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Found 6 articles in the Swift Knowledge Base for this category.


How to convert a hex color to a UIColor

Here's a simple extension to UIColor that lets you create colors from hex strings. The new method is a failable initializer, which means it returns nil if you don't specify a color in the correct format. It should be a # symbol, followed by red, green, blue and alpha in hex format, for a total of nine characters. For example, #ffe700ff is gold.... Continue Reading >>

How to convert a HTML name string into a UIColor

HTML color names let you use familiar titles like "steel blue" and "mint cream" rather than hex values, but sadly these standardized names aren't available in iOS – or at least not by default. Fortunately, it's easy to add an extension to UIColor that maps these names to hexadecimal color values, then add another extension to convert hex colors to UIColors. Here's the code:... Continue Reading >>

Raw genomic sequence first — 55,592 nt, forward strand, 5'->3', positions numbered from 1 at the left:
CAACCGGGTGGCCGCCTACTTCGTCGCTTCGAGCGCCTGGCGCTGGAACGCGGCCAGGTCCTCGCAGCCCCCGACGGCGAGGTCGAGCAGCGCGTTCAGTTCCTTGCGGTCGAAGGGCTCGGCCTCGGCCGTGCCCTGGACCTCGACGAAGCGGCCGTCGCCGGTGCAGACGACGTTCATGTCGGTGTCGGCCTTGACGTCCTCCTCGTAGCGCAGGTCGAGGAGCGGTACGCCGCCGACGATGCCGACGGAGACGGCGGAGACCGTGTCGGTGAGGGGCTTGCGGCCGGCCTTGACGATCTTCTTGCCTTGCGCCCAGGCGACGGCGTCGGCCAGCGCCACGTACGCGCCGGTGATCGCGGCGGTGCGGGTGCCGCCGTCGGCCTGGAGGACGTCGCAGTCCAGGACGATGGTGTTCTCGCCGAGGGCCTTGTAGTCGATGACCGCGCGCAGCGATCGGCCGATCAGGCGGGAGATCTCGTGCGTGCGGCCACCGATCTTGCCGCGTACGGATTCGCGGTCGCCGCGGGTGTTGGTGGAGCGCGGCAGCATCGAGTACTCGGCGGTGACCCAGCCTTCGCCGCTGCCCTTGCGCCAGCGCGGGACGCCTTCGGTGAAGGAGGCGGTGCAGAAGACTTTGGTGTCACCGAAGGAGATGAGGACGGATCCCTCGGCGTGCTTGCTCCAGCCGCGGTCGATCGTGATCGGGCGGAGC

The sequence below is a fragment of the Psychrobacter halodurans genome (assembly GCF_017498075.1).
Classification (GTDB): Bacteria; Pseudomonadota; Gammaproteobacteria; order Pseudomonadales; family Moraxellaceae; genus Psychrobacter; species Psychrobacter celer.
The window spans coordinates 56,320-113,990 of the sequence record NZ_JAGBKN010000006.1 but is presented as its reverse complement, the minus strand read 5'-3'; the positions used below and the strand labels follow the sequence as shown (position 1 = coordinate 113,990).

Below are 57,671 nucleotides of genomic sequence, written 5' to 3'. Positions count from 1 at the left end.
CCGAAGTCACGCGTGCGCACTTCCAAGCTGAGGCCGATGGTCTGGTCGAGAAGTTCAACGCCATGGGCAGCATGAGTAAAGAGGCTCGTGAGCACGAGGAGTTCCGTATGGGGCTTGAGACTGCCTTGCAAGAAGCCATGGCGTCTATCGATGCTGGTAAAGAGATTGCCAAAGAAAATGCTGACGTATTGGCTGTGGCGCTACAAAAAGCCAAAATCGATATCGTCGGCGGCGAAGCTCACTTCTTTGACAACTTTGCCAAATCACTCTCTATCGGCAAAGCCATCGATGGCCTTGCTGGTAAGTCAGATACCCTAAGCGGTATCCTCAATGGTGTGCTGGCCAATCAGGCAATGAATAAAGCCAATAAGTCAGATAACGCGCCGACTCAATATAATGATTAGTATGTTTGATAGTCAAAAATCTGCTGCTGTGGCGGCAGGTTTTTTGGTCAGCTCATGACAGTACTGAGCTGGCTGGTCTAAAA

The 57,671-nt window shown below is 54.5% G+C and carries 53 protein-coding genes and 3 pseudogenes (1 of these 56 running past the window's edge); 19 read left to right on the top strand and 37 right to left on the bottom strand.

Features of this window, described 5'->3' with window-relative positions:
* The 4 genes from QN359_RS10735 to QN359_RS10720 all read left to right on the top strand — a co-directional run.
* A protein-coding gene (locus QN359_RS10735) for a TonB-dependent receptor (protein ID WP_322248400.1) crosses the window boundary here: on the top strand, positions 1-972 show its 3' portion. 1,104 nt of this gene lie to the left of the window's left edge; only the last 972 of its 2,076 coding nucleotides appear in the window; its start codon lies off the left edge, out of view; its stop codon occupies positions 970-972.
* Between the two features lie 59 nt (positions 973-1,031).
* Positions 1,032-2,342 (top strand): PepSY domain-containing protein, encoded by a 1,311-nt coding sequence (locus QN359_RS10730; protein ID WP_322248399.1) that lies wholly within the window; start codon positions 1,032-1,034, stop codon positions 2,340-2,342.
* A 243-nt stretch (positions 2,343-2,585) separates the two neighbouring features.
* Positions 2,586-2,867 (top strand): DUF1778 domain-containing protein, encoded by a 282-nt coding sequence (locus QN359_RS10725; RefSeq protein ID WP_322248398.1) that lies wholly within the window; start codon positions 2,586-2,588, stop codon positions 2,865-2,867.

How to create custom colors using UIColor RGB and hues

Although there are quite a few built-in UIColors, you'll want to create your own very frequently. This can be done in a number of ways, but the most common is specifying individual values for red, green, blue and alpha, like this:... Continue Reading >>

How to read the red, green, blue, and alpha color components from a UIColor

Creating a UIColor from red, green, blue, and alpha (RGBA) is easy enough:... Continue Reading >>

How to use an image for your background color with UIColor(patternImage:)

Nearly all subclasses of UIView can have their background color adjusted, but often you’ll find you want to use an image rather than a flat color.... Continue Reading >>

How to use semantic colors to help your iOS app adapt to dark mode

When specifying colors for objects in your views, it’s often easier to use the built-in semantic colors of UIColor rather than specifying our own custom colors that might not look good in both light and dark mode.... Continue Reading >>

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